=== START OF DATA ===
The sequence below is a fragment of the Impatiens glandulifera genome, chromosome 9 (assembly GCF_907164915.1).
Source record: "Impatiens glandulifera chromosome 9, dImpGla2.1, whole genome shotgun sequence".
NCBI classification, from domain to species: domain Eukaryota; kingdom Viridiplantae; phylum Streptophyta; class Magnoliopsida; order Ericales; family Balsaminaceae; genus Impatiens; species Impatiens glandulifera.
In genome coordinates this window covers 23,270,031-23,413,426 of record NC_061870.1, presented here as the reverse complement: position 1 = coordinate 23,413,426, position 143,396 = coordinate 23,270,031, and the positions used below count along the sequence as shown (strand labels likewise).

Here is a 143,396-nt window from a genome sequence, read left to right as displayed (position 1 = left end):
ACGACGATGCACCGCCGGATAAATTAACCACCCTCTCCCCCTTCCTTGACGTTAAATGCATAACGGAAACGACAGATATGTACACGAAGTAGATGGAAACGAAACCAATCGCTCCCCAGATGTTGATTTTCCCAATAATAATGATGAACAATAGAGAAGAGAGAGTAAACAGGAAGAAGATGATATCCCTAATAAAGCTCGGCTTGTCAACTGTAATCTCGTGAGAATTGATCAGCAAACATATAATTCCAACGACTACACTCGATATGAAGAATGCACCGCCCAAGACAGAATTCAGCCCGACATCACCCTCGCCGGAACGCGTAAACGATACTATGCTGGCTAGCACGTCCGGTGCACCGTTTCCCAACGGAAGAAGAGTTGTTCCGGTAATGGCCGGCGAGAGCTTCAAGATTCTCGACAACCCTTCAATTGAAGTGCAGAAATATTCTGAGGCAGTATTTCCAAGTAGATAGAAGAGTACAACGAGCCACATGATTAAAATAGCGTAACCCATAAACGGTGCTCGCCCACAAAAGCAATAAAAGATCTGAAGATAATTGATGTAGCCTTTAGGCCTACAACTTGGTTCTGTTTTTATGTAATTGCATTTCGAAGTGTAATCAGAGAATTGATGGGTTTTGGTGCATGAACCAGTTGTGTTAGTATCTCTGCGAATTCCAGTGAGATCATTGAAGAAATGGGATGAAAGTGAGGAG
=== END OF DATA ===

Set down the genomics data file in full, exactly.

The sequence below is a fragment of the Impatiens glandulifera genome, chromosome 9 (assembly GCF_907164915.1).
Source record: "Impatiens glandulifera chromosome 9, dImpGla2.1, whole genome shotgun sequence".
NCBI classification, from domain to species: domain Eukaryota; kingdom Viridiplantae; phylum Streptophyta; class Magnoliopsida; order Ericales; family Balsaminaceae; genus Impatiens; species Impatiens glandulifera.
In genome coordinates this window covers 23,270,031-23,413,426 of record NC_061870.1, presented here as the reverse complement: position 1 = coordinate 23,413,426, position 143,396 = coordinate 23,270,031, and the positions used below count along the sequence as shown (strand labels likewise).

Here is a 143,396-nt window from a genome sequence, read left to right as displayed (position 1 = left end):
ACGACGATGCACCGCCGGATAAATTAACCACCCTCTCCCCCTTCCTTGACGTTAAATGCATAACGGAAACGACAGATATGTACACGAAGTAGATGGAAACGAAACCAATCGCTCCCCAGATGTTGATTTTCCCAATAATAATGATGAACAATAGAGAAGAGAGAGTAAACAGGAAGAAGATGATATCCCTAATAAAGCTCGGCTTGTCAACTGTAATCTCGTGAGAATTGATCAGCAAACATATAATTCCAACGACTACACTCGATATGAAGAATGCACCGCCCAAGACAGAATTCAGCCCGACATCACCCTCGCCGGAACGCGTAAACGATACTATGCTGGCTAGCACGTCCGGTGCACCGTTTCCCAACGGAAGAAGAGTTGTTCCGGTAATGGCCGGCGAGAGCTTCAAGATTCTCGACAACCCTTCAATTGAAGTGCAGAAATATTCTGAGGCAGTATTTCCAAGTAGATAGAAGAGTACAACGAGCCACATGATTAAAATAGCGTAACCCATAAACGGTGCTCGCCCACAAAAGCAATAAAAGATCTGAAGATAATTGATGTAGCCTTTAGGCCTACAACTTGGTTCTGTTTTTATGTAATTGCATTTCGAAGTGTAATCAGAGAATTGATGGGTTTTGGTGCATGAACCAGTTGTGTTAGTATCTCTGCGAATTCCAGTGAGATCATTGAAGAAATGGGATGAAAGTGAGGAG